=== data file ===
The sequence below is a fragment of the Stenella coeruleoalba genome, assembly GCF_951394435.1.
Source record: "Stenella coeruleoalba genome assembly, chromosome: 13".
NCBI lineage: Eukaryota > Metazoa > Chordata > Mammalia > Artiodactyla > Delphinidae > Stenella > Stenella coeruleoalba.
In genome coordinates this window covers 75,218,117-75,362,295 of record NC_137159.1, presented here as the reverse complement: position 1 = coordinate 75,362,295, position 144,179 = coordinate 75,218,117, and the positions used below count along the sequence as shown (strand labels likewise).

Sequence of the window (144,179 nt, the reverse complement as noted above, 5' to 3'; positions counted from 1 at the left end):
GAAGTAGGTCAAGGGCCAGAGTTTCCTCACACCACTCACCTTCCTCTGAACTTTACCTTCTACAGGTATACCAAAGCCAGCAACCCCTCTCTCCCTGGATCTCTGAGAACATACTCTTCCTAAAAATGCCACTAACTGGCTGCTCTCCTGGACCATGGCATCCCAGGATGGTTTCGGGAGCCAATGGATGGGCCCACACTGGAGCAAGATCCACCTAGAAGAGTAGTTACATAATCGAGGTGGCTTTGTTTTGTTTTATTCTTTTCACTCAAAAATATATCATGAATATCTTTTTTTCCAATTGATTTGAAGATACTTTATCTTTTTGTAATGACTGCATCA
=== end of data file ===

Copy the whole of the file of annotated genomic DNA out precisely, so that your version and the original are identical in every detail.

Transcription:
The sequence below is a fragment of the Stenella coeruleoalba genome, assembly GCF_951394435.1.
Source record: "Stenella coeruleoalba genome assembly, chromosome: 13".
NCBI lineage: Eukaryota > Metazoa > Chordata > Mammalia > Artiodactyla > Delphinidae > Stenella > Stenella coeruleoalba.
In genome coordinates this window covers 75,218,117-75,362,295 of record NC_137159.1, presented here as the reverse complement: position 1 = coordinate 75,362,295, position 144,179 = coordinate 75,218,117, and the positions used below count along the sequence as shown (strand labels likewise).

Sequence of the window (144,179 nt, the reverse complement as noted above, 5' to 3'; positions counted from 1 at the left end):
GAAGTAGGTCAAGGGCCAGAGTTTCCTCACACCACTCACCTTCCTCTGAACTTTACCTTCTACAGGTATACCAAAGCCAGCAACCCCTCTCTCCCTGGATCTCTGAGAACATACTCTTCCTAAAAATGCCACTAACTGGCTGCTCTCCTGGACCATGGCATCCCAGGATGGTTTCGGGAGCCAATGGATGGGCCCACACTGGAGCAAGATCCACCTAGAAGAGTAGTTACATAATCGAGGTGGCTTTGTTTTGTTTTATTCTTTTCACTCAAAAATATATCATGAATATCTTTTTTTCCAATTGATTTGAAGATACTTTATCTTTTTGTAATGACTGCATCA